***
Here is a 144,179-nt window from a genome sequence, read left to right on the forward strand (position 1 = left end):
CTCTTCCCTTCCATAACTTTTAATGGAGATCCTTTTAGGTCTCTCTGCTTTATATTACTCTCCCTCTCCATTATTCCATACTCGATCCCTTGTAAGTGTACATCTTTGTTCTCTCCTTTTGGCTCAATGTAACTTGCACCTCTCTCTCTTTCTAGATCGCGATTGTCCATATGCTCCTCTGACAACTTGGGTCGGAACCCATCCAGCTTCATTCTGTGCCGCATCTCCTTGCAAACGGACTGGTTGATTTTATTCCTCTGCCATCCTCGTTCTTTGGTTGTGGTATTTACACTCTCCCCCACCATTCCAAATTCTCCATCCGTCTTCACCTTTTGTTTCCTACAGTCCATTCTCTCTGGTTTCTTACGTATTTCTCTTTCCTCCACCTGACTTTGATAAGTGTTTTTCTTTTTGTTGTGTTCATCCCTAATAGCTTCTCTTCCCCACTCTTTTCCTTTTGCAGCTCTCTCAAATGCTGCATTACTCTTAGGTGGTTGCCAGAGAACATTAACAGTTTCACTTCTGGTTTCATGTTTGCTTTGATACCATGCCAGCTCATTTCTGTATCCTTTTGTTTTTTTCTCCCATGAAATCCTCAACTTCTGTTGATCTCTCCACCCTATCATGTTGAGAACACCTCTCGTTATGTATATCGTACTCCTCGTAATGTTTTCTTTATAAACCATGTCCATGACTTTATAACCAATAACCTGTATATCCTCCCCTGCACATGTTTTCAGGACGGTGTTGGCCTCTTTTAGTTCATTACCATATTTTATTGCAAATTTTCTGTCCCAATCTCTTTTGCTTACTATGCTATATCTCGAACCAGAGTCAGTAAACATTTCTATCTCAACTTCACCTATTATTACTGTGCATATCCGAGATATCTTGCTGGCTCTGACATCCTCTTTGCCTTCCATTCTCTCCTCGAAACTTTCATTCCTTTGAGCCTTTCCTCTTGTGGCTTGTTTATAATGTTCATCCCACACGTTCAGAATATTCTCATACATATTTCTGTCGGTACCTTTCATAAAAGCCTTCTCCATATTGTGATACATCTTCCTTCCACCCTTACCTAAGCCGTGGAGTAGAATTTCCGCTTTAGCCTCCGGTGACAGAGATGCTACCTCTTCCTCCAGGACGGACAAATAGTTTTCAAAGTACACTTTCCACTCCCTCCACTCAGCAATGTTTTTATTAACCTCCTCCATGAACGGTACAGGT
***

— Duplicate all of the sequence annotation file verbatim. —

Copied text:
Here is a 144,179-nt window from a genome sequence, read left to right on the forward strand (position 1 = left end):
CTCTTCCCTTCCATAACTTTTAATGGAGATCCTTTTAGGTCTCTCTGCTTTATATTACTCTCCCTCTCCATTATTCCATACTCGATCCCTTGTAAGTGTACATCTTTGTTCTCTCCTTTTGGCTCAATGTAACTTGCACCTCTCTCTCTTTCTAGATCGCGATTGTCCATATGCTCCTCTGACAACTTGGGTCGGAACCCATCCAGCTTCATTCTGTGCCGCATCTCCTTGCAAACGGACTGGTTGATTTTATTCCTCTGCCATCCTCGTTCTTTGGTTGTGGTATTTACACTCTCCCCCACCATTCCAAATTCTCCATCCGTCTTCACCTTTTGTTTCCTACAGTCCATTCTCTCTGGTTTCTTACGTATTTCTCTTTCCTCCACCTGACTTTGATAAGTGTTTTTCTTTTTGTTGTGTTCATCCCTAATAGCTTCTCTTCCCCACTCTTTTCCTTTTGCAGCTCTCTCAAATGCTGCATTACTCTTAGGTGGTTGCCAGAGAACATTAACAGTTTCACTTCTGGTTTCATGTTTGCTTTGATACCATGCCAGCTCATTTCTGTATCCTTTTGTTTTTTTCTCCCATGAAATCCTCAACTTCTGTTGATCTCTCCACCCTATCATGTTGAGAACACCTCTCGTTATGTATATCGTACTCCTCGTAATGTTTTCTTTATAAACCATGTCCATGACTTTATAACCAATAACCTGTATATCCTCCCCTGCACATGTTTTCAGGACGGTGTTGGCCTCTTTTAGTTCATTACCATATTTTATTGCAAATTTTCTGTCCCAATCTCTTTTGCTTACTATGCTATATCTCGAACCAGAGTCAGTAAACATTTCTATCTCAACTTCACCTATTATTACTGTGCATATCCGAGATATCTTGCTGGCTCTGACATCCTCTTTGCCTTCCATTCTCTCCTCGAAACTTTCATTCCTTTGAGCCTTTCCTCTTGTGGCTTGTTTATAATGTTCATCCCACACGTTCAGAATATTCTCATACATATTTCTGTCGGTACCTTTCATAAAAGCCTTCTCCATATTGTGATACATCTTCCTTCCACCCTTACCTAAGCCGTGGAGTAGAATTTCCGCTTTAGCCTCCGGTGACAGAGATGCTACCTCTTCCTCCAGGACGGACAAATAGTTTTCAAAGTACACTTTCCACTCCCTCCACTCAGCAATGTTTTTATTAACCTCCTCCATGAACGGTACAGGT